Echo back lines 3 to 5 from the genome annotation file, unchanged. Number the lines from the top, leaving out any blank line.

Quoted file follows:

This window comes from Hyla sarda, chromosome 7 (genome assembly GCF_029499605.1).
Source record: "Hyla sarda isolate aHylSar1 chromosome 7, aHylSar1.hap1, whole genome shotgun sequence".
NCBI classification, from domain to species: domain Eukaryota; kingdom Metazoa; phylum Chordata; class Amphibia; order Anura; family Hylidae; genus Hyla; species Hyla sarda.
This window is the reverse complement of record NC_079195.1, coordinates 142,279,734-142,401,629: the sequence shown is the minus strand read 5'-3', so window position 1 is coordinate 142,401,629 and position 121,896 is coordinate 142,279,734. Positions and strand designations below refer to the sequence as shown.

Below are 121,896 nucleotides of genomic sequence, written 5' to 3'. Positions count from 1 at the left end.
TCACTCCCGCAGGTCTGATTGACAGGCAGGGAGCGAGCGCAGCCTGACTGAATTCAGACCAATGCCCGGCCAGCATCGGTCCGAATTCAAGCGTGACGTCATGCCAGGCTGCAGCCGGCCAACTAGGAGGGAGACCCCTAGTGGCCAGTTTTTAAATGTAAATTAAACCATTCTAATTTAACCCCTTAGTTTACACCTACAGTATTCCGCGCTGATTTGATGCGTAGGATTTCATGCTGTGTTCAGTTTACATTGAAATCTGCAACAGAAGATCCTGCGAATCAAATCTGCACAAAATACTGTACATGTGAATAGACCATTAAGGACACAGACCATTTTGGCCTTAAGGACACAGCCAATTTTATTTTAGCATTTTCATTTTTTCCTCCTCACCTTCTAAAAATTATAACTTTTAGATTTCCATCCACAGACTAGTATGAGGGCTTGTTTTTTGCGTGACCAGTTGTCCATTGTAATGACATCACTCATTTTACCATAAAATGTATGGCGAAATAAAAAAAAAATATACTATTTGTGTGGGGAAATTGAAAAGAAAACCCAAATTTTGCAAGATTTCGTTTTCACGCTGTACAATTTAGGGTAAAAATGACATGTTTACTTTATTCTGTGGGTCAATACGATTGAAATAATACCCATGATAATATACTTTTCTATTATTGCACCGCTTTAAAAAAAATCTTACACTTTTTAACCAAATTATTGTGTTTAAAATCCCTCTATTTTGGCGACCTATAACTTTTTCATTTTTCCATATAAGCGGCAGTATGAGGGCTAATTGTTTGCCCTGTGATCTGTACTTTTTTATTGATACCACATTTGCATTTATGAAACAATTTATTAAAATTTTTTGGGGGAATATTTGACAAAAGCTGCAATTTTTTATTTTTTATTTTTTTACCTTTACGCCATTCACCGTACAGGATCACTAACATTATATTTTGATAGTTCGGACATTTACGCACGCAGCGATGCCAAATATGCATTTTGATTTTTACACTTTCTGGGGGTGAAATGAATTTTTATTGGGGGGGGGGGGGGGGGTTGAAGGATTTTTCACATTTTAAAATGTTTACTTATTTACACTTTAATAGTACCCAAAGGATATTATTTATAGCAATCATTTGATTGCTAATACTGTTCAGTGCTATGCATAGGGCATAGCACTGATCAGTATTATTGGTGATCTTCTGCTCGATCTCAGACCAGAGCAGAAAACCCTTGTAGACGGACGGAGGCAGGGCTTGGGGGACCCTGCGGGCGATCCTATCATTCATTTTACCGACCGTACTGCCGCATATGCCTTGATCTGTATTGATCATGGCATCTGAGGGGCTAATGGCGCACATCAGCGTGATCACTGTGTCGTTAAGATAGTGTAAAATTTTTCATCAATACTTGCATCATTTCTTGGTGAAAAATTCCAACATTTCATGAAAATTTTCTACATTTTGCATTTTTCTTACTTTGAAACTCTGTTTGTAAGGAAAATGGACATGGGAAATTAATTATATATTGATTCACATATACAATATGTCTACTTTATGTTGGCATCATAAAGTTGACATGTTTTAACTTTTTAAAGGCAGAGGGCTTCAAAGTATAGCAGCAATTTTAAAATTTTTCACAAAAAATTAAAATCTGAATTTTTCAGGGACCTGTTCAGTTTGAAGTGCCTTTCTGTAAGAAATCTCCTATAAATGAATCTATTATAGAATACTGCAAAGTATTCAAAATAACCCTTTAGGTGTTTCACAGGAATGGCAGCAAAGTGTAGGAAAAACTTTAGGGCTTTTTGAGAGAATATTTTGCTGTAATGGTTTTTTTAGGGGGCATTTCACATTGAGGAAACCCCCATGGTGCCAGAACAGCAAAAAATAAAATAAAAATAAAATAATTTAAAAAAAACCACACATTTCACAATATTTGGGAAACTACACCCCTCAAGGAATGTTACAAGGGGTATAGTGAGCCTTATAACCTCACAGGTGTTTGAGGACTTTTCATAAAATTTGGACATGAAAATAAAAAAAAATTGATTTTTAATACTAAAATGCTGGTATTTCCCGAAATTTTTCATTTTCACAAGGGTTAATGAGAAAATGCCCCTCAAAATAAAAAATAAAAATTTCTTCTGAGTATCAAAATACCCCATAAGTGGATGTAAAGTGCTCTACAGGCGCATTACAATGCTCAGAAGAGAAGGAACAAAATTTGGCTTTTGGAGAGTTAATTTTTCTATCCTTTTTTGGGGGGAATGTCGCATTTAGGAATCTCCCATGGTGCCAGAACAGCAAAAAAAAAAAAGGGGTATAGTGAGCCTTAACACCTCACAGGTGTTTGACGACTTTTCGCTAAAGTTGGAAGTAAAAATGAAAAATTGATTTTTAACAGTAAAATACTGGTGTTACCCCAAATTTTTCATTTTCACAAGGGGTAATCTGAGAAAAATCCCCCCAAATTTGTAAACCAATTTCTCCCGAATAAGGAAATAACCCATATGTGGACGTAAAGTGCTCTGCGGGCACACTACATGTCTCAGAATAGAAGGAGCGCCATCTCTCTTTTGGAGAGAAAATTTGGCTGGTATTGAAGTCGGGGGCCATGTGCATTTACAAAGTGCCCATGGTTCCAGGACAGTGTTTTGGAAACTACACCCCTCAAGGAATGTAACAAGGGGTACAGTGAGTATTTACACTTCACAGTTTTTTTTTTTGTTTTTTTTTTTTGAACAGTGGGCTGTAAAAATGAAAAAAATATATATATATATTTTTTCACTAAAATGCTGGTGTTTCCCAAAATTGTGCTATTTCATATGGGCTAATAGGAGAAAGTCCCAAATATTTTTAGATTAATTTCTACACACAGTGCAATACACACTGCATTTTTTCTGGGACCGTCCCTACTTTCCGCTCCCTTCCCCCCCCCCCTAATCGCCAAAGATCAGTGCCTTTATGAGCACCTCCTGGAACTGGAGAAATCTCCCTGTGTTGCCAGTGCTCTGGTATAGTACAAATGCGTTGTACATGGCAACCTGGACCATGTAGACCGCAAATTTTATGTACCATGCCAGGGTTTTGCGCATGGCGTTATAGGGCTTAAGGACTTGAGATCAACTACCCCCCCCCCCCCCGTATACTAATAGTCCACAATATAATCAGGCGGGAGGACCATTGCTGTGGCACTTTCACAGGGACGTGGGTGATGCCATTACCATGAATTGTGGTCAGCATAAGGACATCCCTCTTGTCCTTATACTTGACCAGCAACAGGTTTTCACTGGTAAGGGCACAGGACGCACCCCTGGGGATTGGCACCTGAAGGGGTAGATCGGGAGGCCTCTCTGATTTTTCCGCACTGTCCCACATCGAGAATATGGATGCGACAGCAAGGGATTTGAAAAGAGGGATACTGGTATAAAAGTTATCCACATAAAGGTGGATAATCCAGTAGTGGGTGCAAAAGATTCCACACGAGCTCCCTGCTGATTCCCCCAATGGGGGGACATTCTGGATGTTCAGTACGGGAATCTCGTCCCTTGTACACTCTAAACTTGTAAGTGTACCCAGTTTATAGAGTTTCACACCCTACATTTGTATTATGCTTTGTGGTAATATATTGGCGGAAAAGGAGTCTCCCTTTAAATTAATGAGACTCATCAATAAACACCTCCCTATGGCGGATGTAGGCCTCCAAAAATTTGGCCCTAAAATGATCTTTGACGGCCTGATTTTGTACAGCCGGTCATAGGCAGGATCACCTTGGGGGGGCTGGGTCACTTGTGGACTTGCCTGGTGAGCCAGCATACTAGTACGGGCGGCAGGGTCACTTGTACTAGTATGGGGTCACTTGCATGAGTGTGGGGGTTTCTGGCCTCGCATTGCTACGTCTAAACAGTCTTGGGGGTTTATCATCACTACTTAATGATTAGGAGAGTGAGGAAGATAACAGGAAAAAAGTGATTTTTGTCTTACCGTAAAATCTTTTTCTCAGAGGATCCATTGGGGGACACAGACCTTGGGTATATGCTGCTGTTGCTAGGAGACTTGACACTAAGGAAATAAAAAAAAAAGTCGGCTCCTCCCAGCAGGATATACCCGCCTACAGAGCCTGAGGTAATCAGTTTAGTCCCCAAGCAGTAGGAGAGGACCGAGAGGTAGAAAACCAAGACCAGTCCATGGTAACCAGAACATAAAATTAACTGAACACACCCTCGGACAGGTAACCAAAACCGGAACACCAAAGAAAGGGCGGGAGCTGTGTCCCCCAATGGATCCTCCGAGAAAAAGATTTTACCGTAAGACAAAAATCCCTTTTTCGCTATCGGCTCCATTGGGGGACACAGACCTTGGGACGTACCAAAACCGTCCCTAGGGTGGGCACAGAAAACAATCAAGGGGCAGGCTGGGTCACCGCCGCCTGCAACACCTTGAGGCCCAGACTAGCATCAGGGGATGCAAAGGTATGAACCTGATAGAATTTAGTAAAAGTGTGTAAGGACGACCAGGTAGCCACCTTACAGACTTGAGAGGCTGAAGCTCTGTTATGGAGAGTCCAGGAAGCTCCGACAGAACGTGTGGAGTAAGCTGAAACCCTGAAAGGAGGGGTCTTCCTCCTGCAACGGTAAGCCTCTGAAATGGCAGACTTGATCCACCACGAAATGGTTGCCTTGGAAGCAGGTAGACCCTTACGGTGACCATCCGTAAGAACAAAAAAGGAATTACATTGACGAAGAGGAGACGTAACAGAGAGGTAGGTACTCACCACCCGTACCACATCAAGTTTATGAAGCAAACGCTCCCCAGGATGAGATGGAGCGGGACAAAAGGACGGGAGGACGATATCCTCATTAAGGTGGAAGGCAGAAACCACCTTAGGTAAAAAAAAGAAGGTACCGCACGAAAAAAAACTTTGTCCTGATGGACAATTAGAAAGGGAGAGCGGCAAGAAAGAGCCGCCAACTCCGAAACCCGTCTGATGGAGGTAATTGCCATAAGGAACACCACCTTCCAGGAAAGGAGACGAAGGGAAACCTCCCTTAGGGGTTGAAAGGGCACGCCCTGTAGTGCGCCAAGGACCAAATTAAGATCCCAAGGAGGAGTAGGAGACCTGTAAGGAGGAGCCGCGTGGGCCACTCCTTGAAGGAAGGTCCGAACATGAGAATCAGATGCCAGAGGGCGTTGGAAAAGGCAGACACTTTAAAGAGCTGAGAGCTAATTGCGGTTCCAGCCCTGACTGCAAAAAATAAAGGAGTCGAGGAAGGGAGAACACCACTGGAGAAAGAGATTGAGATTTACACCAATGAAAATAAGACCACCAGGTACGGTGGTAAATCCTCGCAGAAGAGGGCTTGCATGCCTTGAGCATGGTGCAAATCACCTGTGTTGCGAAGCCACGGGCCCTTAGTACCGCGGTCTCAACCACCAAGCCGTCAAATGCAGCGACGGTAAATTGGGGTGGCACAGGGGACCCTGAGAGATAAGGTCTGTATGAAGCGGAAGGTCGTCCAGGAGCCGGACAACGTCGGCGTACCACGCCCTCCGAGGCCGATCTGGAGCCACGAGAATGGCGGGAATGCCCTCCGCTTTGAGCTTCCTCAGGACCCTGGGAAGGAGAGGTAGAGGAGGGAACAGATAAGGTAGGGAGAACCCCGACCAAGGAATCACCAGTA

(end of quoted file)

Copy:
NCBI classification, from domain to species: domain Eukaryota; kingdom Metazoa; phylum Chordata; class Amphibia; order Anura; family Hylidae; genus Hyla; species Hyla sarda.
This window is the reverse complement of record NC_079195.1, coordinates 142,279,734-142,401,629: the sequence shown is the minus strand read 5'-3', so window position 1 is coordinate 142,401,629 and position 121,896 is coordinate 142,279,734. Positions and strand designations below refer to the sequence as shown.

Below are 121,896 nucleotides of genomic sequence, written 5' to 3'. Positions count from 1 at the left end.